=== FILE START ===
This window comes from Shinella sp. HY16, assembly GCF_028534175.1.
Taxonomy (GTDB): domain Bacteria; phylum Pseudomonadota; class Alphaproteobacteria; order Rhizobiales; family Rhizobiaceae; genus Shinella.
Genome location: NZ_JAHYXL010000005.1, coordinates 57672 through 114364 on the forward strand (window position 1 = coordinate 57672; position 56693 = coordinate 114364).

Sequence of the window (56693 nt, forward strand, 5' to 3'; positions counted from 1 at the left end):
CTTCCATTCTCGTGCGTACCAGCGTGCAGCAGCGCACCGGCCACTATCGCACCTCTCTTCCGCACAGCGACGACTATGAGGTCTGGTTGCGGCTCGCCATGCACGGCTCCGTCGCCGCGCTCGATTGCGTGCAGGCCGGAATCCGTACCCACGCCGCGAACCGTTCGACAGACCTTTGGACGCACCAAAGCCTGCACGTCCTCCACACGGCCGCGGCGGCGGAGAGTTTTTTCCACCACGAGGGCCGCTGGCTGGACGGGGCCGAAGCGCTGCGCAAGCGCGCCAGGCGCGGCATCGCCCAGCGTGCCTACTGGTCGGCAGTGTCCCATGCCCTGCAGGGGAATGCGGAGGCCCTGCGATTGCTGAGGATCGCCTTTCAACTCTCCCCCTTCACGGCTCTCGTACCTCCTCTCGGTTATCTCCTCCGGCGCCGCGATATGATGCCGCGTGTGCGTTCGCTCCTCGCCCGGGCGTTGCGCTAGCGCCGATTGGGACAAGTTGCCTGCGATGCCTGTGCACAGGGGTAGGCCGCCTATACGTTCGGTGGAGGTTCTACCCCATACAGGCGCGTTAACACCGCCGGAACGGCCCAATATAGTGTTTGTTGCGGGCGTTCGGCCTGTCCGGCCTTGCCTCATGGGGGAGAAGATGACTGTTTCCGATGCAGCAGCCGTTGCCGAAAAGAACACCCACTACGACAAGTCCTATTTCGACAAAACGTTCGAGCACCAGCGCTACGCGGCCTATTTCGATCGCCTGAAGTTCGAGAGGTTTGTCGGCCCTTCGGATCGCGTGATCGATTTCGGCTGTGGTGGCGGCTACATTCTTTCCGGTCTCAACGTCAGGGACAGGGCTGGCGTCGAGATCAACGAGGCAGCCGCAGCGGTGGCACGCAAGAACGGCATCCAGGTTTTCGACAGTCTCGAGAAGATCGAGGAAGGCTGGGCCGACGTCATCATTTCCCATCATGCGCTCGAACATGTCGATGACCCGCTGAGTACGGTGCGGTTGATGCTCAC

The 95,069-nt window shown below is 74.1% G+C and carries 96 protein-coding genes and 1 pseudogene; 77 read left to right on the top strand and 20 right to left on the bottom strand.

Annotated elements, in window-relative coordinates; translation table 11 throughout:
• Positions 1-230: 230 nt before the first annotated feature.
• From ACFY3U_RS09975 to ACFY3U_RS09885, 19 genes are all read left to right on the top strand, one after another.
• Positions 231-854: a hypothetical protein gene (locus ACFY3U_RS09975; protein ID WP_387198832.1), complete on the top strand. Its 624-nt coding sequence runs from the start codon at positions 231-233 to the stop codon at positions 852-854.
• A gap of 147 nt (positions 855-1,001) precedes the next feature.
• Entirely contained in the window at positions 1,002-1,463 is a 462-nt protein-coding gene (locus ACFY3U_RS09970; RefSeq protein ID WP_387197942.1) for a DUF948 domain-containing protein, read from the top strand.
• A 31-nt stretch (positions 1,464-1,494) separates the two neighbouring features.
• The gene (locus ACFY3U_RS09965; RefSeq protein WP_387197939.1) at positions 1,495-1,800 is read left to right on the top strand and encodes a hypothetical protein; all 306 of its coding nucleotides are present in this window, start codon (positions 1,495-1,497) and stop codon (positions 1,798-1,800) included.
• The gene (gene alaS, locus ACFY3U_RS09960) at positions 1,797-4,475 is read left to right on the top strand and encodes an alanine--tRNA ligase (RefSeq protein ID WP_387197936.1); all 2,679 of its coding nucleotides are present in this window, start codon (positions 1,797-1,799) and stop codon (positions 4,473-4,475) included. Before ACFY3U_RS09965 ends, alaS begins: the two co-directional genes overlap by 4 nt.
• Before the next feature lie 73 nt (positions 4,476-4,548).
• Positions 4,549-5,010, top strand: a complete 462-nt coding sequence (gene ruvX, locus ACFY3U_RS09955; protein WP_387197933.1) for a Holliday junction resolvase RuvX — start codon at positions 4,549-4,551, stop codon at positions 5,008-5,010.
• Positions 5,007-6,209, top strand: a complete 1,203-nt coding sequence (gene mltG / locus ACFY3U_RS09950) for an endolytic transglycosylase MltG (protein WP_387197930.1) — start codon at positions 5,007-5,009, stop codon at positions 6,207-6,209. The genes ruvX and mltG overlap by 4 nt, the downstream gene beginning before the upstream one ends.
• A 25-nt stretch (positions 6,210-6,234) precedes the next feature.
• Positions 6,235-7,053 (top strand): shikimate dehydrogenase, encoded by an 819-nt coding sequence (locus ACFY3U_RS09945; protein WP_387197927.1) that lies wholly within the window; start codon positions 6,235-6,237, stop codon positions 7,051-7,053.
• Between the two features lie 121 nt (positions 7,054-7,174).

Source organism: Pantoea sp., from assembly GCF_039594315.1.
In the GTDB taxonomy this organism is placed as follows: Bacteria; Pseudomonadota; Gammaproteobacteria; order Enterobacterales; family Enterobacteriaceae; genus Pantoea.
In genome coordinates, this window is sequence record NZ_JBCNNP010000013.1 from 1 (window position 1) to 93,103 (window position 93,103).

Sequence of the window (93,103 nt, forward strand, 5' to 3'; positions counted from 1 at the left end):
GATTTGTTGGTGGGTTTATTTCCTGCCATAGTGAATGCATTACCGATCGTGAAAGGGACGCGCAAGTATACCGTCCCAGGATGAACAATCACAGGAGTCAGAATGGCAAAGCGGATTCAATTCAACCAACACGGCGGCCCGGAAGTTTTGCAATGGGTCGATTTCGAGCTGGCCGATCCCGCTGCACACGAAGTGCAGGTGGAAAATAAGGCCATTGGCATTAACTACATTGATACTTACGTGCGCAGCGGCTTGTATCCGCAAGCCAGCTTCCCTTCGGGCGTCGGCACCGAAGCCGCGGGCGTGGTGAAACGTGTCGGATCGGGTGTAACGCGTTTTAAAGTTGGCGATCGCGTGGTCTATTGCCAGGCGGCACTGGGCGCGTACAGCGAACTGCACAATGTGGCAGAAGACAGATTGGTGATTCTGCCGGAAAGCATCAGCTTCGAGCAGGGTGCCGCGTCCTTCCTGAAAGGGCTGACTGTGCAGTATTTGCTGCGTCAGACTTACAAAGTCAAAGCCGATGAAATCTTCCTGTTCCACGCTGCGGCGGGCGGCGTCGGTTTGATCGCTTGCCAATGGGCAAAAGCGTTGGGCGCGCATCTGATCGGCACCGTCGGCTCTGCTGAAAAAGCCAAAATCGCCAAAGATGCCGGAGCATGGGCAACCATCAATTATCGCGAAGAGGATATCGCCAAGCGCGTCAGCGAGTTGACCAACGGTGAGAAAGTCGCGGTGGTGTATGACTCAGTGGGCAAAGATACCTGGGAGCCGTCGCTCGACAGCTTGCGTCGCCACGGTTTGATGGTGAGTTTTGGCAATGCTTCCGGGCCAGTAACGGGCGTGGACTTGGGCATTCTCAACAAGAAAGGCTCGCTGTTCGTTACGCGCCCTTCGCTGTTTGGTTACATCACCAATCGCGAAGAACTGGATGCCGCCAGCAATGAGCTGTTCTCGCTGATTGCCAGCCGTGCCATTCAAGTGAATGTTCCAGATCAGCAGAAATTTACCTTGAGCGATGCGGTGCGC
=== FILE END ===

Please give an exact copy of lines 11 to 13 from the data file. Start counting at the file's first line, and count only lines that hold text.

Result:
• A gap of 147 nt (positions 855-1,001) precedes the next feature.
• Entirely contained in the window at positions 1,002-1,463 is a 462-nt protein-coding gene (locus ACFY3U_RS09970; RefSeq protein ID WP_387197942.1) for a DUF948 domain-containing protein, read from the top strand.
• A 31-nt stretch (positions 1,464-1,494) separates the two neighbouring features.